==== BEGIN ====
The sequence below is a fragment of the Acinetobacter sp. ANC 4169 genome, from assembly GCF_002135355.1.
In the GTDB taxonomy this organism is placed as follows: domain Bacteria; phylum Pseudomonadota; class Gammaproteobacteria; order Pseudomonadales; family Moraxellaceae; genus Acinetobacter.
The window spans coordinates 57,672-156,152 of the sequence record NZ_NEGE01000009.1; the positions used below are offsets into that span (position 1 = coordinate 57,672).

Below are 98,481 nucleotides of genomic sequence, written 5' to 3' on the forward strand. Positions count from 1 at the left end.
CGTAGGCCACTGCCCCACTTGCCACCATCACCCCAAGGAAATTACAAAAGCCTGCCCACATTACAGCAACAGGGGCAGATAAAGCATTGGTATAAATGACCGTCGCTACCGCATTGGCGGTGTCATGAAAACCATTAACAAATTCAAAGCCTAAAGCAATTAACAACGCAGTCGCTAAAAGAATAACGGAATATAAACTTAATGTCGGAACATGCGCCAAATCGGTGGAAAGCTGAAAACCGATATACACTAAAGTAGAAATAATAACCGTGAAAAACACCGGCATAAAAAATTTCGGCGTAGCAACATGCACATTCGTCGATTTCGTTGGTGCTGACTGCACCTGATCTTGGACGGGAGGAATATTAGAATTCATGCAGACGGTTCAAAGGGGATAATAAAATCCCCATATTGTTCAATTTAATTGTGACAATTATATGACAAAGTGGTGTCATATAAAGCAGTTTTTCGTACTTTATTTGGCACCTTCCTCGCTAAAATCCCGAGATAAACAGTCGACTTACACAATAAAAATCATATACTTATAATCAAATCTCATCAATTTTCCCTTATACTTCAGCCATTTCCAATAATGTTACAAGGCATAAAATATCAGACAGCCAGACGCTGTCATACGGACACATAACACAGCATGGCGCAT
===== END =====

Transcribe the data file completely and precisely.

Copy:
The sequence below is a fragment of the Acinetobacter sp. ANC 4169 genome, from assembly GCF_002135355.1.
In the GTDB taxonomy this organism is placed as follows: domain Bacteria; phylum Pseudomonadota; class Gammaproteobacteria; order Pseudomonadales; family Moraxellaceae; genus Acinetobacter.
The window spans coordinates 57,672-156,152 of the sequence record NZ_NEGE01000009.1; the positions used below are offsets into that span (position 1 = coordinate 57,672).

Below are 98,481 nucleotides of genomic sequence, written 5' to 3' on the forward strand. Positions count from 1 at the left end.
CGTAGGCCACTGCCCCACTTGCCACCATCACCCCAAGGAAATTACAAAAGCCTGCCCACATTACAGCAACAGGGGCAGATAAAGCATTGGTATAAATGACCGTCGCTACCGCATTGGCGGTGTCATGAAAACCATTAACAAATTCAAAGCCTAAAGCAATTAACAACGCAGTCGCTAAAAGAATAACGGAATATAAACTTAATGTCGGAACATGCGCCAAATCGGTGGAAAGCTGAAAACCGATATACACTAAAGTAGAAATAATAACCGTGAAAAACACCGGCATAAAAAATTTCGGCGTAGCAACATGCACATTCGTCGATTTCGTTGGTGCTGACTGCACCTGATCTTGGACGGGAGGAATATTAGAATTCATGCAGACGGTTCAAAGGGGATAATAAAATCCCCATATTGTTCAATTTAATTGTGACAATTATATGACAAAGTGGTGTCATATAAAGCAGTTTTTCGTACTTTATTTGGCACCTTCCTCGCTAAAATCCCGAGATAAACAGTCGACTTACACAATAAAAATCATATACTTATAATCAAATCTCATCAATTTTCCCTTATACTTCAGCCATTTCCAATAATGTTACAAGGCATAAAATATCAGACAGCCAGACGCTGTCATACGGACACATAACACAGCATGGCGCAT